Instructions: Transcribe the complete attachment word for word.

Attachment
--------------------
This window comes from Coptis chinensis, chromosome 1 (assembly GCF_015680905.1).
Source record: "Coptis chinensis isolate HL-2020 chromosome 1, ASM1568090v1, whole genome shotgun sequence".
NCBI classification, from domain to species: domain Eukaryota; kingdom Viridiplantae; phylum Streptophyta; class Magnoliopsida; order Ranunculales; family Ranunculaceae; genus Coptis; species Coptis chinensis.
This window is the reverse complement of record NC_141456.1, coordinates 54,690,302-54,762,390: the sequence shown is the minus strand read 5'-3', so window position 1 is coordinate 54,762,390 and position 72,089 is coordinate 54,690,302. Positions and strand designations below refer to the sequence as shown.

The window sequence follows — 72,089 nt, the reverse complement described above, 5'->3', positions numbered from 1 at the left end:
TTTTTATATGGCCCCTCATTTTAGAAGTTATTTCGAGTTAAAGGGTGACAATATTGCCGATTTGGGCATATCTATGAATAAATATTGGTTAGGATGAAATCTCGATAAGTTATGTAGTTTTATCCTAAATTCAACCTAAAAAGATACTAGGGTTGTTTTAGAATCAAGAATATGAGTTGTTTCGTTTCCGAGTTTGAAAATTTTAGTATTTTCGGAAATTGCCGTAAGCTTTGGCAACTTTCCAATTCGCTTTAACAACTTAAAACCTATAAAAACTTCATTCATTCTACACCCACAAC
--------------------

This window comes from Coptis chinensis, chromosome 1 (assembly GCF_015680905.1).
Source record: "Coptis chinensis isolate HL-2020 chromosome 1, ASM1568090v1, whole genome shotgun sequence".
NCBI classification, from domain to species: domain Eukaryota; kingdom Viridiplantae; phylum Streptophyta; class Magnoliopsida; order Ranunculales; family Ranunculaceae; genus Coptis; species Coptis chinensis.
This window is the reverse complement of record NC_141456.1, coordinates 54,690,302-54,762,390: the sequence shown is the minus strand read 5'-3', so window position 1 is coordinate 54,762,390 and position 72,089 is coordinate 54,690,302. Positions and strand designations below refer to the sequence as shown.

The window sequence follows — 72,089 nt, the reverse complement described above, 5'->3', positions numbered from 1 at the left end:
TTTTTATATGGCCCCTCATTTTAGAAGTTATTTCGAGTTAAAGGGTGACAATATTGCCGATTTGGGCATATCTATGAATAAATATTGGTTAGGATGAAATCTCGATAAGTTATGTAGTTTTATCCTAAATTCAACCTAAAAAGATACTAGGGTTGTTTTAGAATCAAGAATATGAGTTGTTTCGTTTCCGAGTTTGAAAATTTTAGTATTTTCGGAAATTGCCGTAAGCTTTGGCAACTTTCCAATTCGCTTTAACAACTTAAAACCTATAAAAACTTCATTCATTCTACACCCACAAC